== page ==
Feds Say Ponzi Scheme Promised Big Profits From Reselling ‘Hamilton’ & Adele Tickets

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A business that promises huge returns on resold tickets to hot Broadway shows like Hamilton or concerts featuring big-ticket names like Adele might seem like a worthwhile investment, but federal prosecutors say victims lost millions as part of an alleged Ponzi scheme involving secondary market tickets to popular events.

U.S. Attorney Preet Bharara announced today that his office has arrested two men in New York City on charges of securities fraud, wire fraud, and conspiracy. The alleged scammers also face civil charges filed by the Securities and Exchange Commission.

According to officials, the defendants raised millions of dollars from investors who thought the money would go toward large blocks of tickets to major concerts and musicals that could then be resold at a profit.

The SEC says only a small amount of the $81 million the alleged scheme brought in from 125 investors actually went toward ticket purchases. A bulk of the rest of the investor funds were allegedly used “for other undisclosed purposes, namely making Ponzi payments to prior investors using money from new investors” to the tune of $48 million.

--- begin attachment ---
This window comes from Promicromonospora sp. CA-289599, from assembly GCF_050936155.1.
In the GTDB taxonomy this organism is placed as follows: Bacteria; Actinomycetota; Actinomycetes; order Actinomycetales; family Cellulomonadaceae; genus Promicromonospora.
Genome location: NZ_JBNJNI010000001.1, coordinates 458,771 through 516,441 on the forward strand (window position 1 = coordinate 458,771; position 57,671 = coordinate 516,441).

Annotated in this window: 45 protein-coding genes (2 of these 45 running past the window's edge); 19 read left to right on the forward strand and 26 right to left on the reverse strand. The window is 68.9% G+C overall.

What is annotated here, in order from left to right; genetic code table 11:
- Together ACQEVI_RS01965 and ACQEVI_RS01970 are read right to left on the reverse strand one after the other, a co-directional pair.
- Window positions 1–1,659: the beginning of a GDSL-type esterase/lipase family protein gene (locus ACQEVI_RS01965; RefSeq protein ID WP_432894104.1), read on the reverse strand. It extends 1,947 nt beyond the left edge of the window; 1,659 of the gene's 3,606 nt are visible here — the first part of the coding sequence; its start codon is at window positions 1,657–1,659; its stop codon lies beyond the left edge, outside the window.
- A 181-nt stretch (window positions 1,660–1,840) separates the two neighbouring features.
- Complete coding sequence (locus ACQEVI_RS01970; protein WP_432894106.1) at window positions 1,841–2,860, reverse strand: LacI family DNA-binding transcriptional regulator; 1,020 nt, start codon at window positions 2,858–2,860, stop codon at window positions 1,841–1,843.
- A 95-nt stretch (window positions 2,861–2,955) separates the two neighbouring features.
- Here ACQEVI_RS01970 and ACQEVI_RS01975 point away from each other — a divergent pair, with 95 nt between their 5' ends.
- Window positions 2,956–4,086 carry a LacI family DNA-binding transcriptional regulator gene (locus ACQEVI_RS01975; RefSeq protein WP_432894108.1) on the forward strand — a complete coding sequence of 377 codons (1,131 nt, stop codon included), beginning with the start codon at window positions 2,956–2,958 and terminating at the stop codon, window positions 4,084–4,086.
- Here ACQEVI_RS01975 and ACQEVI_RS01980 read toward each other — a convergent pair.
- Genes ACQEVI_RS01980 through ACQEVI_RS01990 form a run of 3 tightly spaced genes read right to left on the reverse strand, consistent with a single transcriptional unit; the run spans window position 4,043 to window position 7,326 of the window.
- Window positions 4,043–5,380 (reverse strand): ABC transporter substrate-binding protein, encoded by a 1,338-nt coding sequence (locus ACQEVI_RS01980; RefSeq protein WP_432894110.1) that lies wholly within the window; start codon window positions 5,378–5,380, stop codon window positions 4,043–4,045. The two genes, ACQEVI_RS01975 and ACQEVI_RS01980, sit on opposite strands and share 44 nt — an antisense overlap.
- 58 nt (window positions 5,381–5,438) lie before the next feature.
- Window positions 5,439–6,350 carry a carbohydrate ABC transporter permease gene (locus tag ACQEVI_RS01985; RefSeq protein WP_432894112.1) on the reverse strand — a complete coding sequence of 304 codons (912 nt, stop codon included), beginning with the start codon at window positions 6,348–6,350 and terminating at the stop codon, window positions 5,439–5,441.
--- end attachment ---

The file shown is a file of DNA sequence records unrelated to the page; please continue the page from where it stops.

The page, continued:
Almost $2 million in investor money was allegedly diverted for personal expenses for the pair, including jewelry purchases, private school and camp tuition, and casino payments.

The defendants went so far as to “misrepresent that an agreement was in place with the producer of Hamilton to purchase 35,000 tickets to the musical,” the SEC alleges. Investor money was supposedly paying part of that cost with the return on investment promised within eight months. But — surprise! — the SEC alleges that no such agreement or purchase ever happened.

As alleged in the complaint, the defendants “raised millions from investors by promising big profits from reselling tickets to A-list events when in reality they were moving investor money in a circle and creating a mirage of profitability,” said Paul G. Levenson, Director of the SEC’s Boston Regional Office.

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